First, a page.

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Durham students given inaugural peace prizes
TWO North-East students who inspired a mass peace campaign in Northern Ireland have become the first recipients of a new prize set up in memory of a murdered police officer.
Durham University students Enya Doyle and Lauren Sloan have been given the first National Peace Awards – created in honour of Constable Steve Carroll, who was shot dead by the Continuity IRA while on duty in County Armagh in March 2009.
The Steve Carroll Foundation was launched and its first peace prizes presented at Stormont, the Northern Irish Parliament, today (Monday, January 14).
Shocked by the killing of Constable Carroll, the first Police Service of Northern Ireland officer to be murdered by republican dissidents, Miss Doyle and Miss Sloan, then aged just 15 and 16 respectively, founded the ‘Not In My Name’ cross-community peace movement – using music to promote peace and justice.
The youngsters also inspired a mass protest which saw tens of thousands of people march for peace.
Finally, the two have campaigned for equality of sentencing in murder cases.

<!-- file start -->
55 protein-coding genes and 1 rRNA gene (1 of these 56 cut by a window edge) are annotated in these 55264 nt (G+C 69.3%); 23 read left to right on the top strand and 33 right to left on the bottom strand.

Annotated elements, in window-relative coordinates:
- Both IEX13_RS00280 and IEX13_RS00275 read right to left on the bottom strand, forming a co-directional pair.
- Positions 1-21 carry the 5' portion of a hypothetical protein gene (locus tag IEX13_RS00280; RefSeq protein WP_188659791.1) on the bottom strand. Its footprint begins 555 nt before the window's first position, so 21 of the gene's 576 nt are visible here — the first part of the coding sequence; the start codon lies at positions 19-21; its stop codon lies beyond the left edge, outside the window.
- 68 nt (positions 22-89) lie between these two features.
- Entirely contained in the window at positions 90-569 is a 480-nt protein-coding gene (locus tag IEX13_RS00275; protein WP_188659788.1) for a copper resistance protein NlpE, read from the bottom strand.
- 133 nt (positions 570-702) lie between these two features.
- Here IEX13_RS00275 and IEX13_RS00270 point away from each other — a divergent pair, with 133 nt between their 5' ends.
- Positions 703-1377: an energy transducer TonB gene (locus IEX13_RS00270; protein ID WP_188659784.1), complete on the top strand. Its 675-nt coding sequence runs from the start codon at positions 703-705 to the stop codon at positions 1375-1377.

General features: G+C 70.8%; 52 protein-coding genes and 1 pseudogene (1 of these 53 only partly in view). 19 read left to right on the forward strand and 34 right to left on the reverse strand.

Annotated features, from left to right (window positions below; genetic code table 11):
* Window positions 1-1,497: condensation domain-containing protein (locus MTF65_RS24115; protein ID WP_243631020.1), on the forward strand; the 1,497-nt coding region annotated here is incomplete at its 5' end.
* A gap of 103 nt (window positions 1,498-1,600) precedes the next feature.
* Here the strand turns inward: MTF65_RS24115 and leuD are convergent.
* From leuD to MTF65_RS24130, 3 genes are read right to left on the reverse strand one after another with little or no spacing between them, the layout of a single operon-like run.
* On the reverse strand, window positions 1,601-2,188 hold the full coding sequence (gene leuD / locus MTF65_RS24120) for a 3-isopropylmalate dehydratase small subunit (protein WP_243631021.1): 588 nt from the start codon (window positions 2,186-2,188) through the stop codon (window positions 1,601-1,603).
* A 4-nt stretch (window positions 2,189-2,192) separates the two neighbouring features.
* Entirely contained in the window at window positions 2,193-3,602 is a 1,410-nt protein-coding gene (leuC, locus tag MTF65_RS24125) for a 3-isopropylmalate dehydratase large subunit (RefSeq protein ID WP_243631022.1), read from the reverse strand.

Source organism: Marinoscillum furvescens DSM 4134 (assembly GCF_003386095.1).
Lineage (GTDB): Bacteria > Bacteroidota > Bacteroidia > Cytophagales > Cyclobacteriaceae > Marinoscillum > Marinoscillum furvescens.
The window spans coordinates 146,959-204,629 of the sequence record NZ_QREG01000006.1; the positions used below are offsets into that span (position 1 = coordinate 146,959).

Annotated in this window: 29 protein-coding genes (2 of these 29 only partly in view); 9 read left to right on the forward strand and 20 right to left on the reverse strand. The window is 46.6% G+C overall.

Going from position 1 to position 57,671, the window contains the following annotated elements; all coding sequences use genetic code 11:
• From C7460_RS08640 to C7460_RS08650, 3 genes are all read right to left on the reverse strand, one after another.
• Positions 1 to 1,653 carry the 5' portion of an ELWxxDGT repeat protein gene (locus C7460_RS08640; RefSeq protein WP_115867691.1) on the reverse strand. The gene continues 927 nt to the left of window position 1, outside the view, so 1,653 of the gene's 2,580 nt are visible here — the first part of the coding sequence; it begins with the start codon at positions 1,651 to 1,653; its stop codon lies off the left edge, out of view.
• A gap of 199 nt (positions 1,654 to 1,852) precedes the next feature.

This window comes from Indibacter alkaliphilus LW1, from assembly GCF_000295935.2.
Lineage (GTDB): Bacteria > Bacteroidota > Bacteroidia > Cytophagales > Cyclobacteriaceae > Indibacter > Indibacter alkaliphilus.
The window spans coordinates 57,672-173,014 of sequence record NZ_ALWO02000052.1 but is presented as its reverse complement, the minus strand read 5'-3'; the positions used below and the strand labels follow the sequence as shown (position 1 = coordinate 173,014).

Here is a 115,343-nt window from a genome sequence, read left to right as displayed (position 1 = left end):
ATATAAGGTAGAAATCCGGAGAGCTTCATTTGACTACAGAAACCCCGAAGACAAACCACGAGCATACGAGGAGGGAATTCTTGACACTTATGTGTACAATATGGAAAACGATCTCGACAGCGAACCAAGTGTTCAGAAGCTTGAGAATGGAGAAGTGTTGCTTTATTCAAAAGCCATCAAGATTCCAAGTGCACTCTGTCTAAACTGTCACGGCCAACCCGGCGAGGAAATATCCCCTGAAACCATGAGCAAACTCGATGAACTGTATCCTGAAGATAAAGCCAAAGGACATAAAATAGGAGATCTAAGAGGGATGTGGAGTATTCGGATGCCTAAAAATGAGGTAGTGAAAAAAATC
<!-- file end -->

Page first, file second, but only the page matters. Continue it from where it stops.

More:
Miss Doyle, 18, a music student originally from Lurgan, received the Beacon of Hope Scholarship, while Miss Sloan, 19, a law student from Banbridge, received the Northern Ireland Youth for Justice Campaigner Prize.
Miss Doyle said: “This (Steve Carroll) Foundation offers us all an alternative Northern Ireland. Violence is never justified and we will not stall in our fervour for a safer, shared future.”
Miss Sloan added: “The images of Northern Ireland that I have seen broadcast recently whilst studying have both shocked and disheartened me.
“The launch of the Foundation fills me with hope, as it provides a platform for discussion, peaceful resolution and, most importantly, recognition for young people who don’t want to resort to the ways of the past.”
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